A surprise return home triggers a chain of events, their strands weaving together a sinister web of dreams and reality, truth and lies, secrets and spells.

Following in the tradition of Fortier’s absurdist first novel, The Unknown Huntsman, this is a dark and offbeat tale about lost love, lost dreams, and one lost limb.

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A Foreword Reviews Book of the Day

Written by Jean-Michel Fortier
Translated by Katherine Hastings
212 pages • 978-1-77186-214-1 • 8″ x 5″
Publication Date: August 1, 2020

“Distinguished widow in the county of *** seeks to make the acquaintance of a respectable and well-to-do gentleman with a view to uniting fortunes and fates. Serious enquiries only, to be followed by a visit in person. Crooks and destitutes abstain.”


“Through its fine translation by Katherine Hastings, The Electric Baths’s exquisite language and wry omniscience result in a dark, delightful landscape of curious happenings.” (★★★★★, Foreword Reviews)

“a wonderful, quirky and dark read […] Fortier is obviously an author to watch.” (Kaggsy’s Bookish Ramblings Blog)

“Here, a love story has rat poison, a rope, a one-eyed cat, and more widows than brides. […] The story circles around two questions: What makes a heart beat faster? What makes a heart stop beating? Actually, three. What happens when these questions share a single response? Readers beware: the tub in the honeymoon suite of Fortier’s The Electric Baths isn’t heart-shaped but coffin-shaped.” (Marcie McCauley, World Literature Today)

“The citizens of this community are dealing with an uncanny series of events and emotions that are puzzling and in many cases hard to define. […] unique.” (Steven Buechler, The Library of Pacific Tranquility)

“Fortier (The Unknown Huntsman) threads reality with dreams in this enchanting tale about a small unnamed village full eccentric characters and secrets […] slim and wispy with curious characters and effortless prose.” (Publishers Weekly)

The Electric Baths is a clever book where we’re only really sure what’s happening when it’s finally over […] a fun, enjoyable read” (Tony Malone, Tony’s Reading List)

The Electric Baths is full of secrets; ones that the reader desperately wants answered. It’s also full of eccentric characters; ones that will delight you, trouble you, and make you ask questions […] unique and enjoyable.” (Naomi MacKinnon, Consumed by Ink)

“It would be remiss not to mention Fortier’s style, his originality, his colourfulness. His influences? I could go in a few different directions: Fred Pellerin, Michel Tremblay, Jacques Ferron… all of them good! It makes you want to go back and read his first novel, and to hope there’s another on its way.” (Martin Prévost, pieuvre.ca)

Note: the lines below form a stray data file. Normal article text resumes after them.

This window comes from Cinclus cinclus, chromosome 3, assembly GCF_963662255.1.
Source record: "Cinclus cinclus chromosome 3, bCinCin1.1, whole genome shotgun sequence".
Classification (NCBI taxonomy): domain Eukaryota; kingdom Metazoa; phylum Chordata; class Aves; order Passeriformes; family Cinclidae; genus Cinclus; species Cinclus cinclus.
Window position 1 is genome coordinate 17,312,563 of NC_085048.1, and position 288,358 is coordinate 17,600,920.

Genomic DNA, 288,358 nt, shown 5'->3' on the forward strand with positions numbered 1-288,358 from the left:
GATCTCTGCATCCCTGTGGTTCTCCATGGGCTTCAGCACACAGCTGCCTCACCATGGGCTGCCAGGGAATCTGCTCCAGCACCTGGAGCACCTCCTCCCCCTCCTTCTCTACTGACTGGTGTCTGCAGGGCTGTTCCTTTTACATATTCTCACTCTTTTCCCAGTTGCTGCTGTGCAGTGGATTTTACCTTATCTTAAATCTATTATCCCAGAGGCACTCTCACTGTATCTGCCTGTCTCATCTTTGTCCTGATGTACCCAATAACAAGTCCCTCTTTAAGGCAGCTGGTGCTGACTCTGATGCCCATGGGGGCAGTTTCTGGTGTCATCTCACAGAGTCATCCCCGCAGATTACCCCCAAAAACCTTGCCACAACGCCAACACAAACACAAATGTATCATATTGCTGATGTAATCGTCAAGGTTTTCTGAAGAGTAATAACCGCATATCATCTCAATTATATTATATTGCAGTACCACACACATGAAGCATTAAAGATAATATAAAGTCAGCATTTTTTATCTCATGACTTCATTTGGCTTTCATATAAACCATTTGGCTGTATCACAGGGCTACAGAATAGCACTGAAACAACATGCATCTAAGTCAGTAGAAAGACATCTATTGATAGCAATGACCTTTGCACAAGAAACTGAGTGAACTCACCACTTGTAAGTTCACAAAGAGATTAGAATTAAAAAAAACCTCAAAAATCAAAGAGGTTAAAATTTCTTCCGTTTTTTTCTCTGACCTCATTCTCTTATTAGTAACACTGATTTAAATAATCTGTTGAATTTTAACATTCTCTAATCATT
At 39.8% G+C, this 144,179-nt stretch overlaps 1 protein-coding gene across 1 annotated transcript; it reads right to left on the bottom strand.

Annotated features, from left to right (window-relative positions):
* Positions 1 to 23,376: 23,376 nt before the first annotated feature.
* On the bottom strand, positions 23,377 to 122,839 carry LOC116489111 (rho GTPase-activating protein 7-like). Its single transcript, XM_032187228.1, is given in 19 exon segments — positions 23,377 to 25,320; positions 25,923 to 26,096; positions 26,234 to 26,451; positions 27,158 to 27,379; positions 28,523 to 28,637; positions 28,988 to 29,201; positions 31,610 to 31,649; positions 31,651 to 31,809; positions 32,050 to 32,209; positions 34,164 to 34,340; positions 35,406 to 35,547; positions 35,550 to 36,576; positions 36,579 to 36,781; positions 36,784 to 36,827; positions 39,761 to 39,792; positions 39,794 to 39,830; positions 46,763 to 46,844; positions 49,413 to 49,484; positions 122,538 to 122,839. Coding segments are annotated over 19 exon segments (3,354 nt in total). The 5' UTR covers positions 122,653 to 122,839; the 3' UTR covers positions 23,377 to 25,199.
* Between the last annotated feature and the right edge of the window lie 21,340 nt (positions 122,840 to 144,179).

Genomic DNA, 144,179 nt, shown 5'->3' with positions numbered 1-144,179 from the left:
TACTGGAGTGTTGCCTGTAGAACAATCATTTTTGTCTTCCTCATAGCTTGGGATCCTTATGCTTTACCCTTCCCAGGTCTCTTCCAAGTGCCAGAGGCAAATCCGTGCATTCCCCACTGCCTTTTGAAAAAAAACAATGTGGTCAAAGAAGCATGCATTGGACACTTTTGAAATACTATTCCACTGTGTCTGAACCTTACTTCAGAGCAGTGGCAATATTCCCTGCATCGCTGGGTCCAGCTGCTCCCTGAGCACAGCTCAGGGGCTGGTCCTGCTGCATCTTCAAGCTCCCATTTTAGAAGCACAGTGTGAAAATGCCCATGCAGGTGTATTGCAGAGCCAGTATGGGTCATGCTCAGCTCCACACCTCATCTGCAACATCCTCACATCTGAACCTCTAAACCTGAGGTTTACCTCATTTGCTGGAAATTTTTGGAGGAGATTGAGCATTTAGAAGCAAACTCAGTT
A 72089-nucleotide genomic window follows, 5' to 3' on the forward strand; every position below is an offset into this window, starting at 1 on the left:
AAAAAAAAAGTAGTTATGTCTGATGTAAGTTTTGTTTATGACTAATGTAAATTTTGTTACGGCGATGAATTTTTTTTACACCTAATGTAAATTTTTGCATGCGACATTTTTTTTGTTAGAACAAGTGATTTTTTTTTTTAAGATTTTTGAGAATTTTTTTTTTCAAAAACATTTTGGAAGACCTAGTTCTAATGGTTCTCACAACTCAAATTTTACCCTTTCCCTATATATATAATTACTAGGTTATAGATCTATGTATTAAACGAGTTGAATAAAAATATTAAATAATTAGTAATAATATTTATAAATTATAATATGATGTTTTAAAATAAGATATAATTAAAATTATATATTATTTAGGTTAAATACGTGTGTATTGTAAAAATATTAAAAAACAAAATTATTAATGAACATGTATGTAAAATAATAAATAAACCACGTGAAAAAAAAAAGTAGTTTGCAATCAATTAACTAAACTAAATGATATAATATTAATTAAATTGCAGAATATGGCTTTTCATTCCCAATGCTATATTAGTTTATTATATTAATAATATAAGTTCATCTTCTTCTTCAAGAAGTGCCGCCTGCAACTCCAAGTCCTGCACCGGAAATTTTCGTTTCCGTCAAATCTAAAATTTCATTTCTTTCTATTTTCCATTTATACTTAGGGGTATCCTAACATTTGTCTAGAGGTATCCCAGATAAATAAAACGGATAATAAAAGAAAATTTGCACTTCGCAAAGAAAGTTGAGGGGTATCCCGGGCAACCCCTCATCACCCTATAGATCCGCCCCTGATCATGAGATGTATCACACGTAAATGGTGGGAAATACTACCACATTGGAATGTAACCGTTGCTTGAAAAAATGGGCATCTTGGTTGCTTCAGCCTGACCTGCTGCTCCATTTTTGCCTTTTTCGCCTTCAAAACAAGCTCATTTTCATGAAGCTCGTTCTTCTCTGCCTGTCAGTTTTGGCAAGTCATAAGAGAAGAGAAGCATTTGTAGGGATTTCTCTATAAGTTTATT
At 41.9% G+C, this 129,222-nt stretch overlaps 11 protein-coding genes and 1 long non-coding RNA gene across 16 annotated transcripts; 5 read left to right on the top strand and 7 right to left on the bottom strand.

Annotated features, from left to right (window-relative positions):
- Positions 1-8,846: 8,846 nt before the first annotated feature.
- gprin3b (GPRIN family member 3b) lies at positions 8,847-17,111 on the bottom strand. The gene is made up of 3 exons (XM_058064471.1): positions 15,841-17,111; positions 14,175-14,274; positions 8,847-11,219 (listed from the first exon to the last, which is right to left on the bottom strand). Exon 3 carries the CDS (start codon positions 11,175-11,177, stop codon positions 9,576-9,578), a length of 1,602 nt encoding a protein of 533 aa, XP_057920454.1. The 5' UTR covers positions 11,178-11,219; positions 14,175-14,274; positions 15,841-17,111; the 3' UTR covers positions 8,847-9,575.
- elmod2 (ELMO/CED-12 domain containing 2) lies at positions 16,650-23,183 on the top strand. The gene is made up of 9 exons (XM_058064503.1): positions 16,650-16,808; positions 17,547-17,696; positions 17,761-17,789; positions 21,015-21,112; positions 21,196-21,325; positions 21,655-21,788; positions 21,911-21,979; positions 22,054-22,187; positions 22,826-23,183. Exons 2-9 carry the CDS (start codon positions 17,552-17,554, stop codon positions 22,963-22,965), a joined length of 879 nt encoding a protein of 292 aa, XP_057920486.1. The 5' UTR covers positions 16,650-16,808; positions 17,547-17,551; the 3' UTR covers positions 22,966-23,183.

“The latest, second novel by Jean-Michel Fortier was highly anticipated for good reason: with The Unknown Huntsman, its predecessor, Fortier created a world all his own, a world composed of mystery and intrigue in a far-flung, unnamed village, scrambling all our points of reference and using subtle, sardonic humour to take great delight in fiddling with language and narrative techniques.” (Jean-Sébastien Doré, Impact Campus)

“at once mysterious and preposterous. […] What is real? What is false? What is imagined in this world where dreams meet reality? It’s up to each of us to decide! […] Fortier keeps us in thrall with his colourful (slightly old-fashioned) language, his mischievous tone, and the shivers he dispenses as his characters’ misadventures play out on the way to the stormy finale. A delight!” (Josée Boileau, Journal de Montréal)

“[The Electric Baths] explores the porous boundaries that separate dreams from reality, friendship from enmity, truth from lies, life from death. […] Somewhere between a testy fable and a high fever.” (Dominique Tardif, Le Devoir)

Do sleepwalkers dream of electric baths? Jean-Michel Fortier plunges readers into strange stormy nights, leads us along dreamlike paths, and sends shivers down our spines. The author knows how to maintain suspense and excels in the art of presenting a small community that’s being gnawed away at by secrets and fed by rumour, as he proved already in his first novel, [The Unknown Huntsman]. […] An enigmatic, ambiguous novel that has similarities to Anne Hébert’s Kamouraska.” (Marise Belletête, Les méconnus)


Jean-Michel Fortier was born in Quebec City in 1987. He completed a master’s degree in literature at Université Laval before moving to Montreal, where he currently works as a copy editor. The Unknown Huntsman is his first book, and The Electric Baths continues in its absurdist footsteps.



Katherine Hastings

After immigrating to Canada from the U.K., Katherine Hastings spent ten years in Ontario before moving to Montreal, where she completed a degree in modern languages at McGill University. She has worked as a Quebec-based translator and copyeditor since 1995. Her first two literary translations, The Unknown Huntsman and The Electric Baths, were both by Jean-Michel Fortier, with Jean-Christophe Réhel’s Tatouine to come in September 2020.



✓ Author and translator make the perfect match